Fine and Confine
Scotland leads the fight against mosquitoes and garbage dumps
Breeders of mosquitoes; collectors of garbage, Scottie's warning you. You may be fined and confined, if you break the law.
Anthony "Scottie" Scotland, Dominica's Chief Environmental Health Officer has taken that tough stance because he's afraid of losing the war against mosquitoes, as Dominica battles another dengue outbreak.
"People need to open their eyes around them as we now see lots of barrels breading mosquitoes, which are a criminal offence, and the law gives the Vector Control Officer or the Environmental Health Officer the power to place people before the courts," he said. "If you breed mosquitoes at your home you can and will be charged $1,000 or be jailed for three months and its fine and confine."
Primarily, Scotland is concerned that his department seems to be working in vain because garbage dumps spring up as soon as they are closed.
"Lots of dumps areas that we eradicate are now coming back; the people at Solid Waste need to take control of the garbage collection since that is also of grave concerns to us," he said "Presently we have some people before the courts for pig pens and other issues and we will not relent in that regard".
Last week the Ministry of Health (MOH) warned of an outbreak of Dengue and blamed the rainy season for the outbreak.
"Presently there are seven confirmed cases and eighteen suspected cases awaiting confirmation. There have been no reported deaths from Dengue Fever," a release from the MOH stated.
"Dengue is an infectious disease caused by a virus transmitted by the Aedes Aegypti mosquito. You can get dengue fever if you are bitten by the mosquito which is carrying the virus," the release added.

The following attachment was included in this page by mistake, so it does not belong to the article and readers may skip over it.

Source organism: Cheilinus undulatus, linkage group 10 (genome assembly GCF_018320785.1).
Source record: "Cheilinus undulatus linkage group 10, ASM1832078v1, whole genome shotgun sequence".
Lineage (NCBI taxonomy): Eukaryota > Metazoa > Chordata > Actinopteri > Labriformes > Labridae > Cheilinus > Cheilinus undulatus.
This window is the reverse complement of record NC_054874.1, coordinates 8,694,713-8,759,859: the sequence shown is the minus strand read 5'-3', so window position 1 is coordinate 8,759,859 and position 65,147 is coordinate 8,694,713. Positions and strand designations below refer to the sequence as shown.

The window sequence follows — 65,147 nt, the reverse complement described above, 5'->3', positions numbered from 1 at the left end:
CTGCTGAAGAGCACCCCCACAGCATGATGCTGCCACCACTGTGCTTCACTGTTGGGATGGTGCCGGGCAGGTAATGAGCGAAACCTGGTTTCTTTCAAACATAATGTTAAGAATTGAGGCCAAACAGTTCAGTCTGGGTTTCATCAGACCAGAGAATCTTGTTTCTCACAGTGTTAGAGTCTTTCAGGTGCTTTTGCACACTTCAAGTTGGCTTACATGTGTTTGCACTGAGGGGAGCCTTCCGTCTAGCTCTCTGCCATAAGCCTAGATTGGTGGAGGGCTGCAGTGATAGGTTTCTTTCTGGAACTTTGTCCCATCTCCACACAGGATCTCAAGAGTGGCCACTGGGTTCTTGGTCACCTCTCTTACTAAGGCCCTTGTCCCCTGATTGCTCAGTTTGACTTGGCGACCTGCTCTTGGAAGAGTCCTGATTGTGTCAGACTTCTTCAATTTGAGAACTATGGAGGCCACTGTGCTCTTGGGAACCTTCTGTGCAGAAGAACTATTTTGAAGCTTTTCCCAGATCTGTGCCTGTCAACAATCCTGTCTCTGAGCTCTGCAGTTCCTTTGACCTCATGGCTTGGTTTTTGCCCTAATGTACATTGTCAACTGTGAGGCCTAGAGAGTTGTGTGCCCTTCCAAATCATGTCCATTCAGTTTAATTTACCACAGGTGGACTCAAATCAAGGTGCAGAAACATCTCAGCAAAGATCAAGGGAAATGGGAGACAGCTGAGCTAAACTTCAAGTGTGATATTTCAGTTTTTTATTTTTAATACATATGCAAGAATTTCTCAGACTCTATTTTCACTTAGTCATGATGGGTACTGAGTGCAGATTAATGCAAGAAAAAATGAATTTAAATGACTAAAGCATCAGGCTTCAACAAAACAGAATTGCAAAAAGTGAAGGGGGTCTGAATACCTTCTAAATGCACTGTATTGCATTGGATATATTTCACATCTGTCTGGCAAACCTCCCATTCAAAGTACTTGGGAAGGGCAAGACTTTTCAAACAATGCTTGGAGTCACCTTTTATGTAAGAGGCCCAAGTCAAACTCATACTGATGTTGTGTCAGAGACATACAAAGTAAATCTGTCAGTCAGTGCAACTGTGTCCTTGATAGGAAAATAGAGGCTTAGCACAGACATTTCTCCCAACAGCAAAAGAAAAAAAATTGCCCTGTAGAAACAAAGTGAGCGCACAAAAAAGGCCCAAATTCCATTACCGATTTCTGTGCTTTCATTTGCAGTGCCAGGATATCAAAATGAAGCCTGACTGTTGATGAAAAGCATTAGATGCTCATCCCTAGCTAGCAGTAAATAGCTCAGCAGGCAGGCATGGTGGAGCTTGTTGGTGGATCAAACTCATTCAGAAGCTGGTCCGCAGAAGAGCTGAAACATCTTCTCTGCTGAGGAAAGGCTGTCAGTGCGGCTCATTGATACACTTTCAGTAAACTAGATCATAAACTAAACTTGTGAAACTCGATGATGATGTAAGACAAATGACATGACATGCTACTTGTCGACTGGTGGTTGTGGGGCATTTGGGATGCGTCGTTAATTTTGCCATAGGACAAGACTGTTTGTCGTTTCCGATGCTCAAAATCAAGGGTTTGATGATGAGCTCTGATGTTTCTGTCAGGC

Scotland said blood samples from the suspected cases have been shipped to the Caribbean Public Health Authority (CPHA) in Trinidad for analysis.
"We have reviewed what we call a national dengue emergency plan and so we have stepped up activities in trying to reduce the mosquito population," Scotland said. "People need to take preventative measures, because your action can affect your neighbour. The public health laws are geared to the protection of the general public."
Scotland said that the target is to try and knock down the adult mosquitoes so the National Pest and Termite Control organisation has been engaged in fogging in Yam Piece, Fond Cole, Pointe Michel, Bath Estate, Roseau, Mahaut, Massacre, Jimmit and environs; these areas have been designated priority areas. But there are others.
"Castle Bruce, Marigot and Grand Bay are also areas where the disease is circulating and we have to target these areas even if they are just one, one cases," Scotland said.
Additionally, the Environmental Health Department has increased surveillance at the island's ports of entry in the battle against the deadly dengue disease.
"We also have a port health programme to ensure proper and strict surveillance where officers are stationed and to ensure 400 metres from the airport is mosquito free," Scotland stated.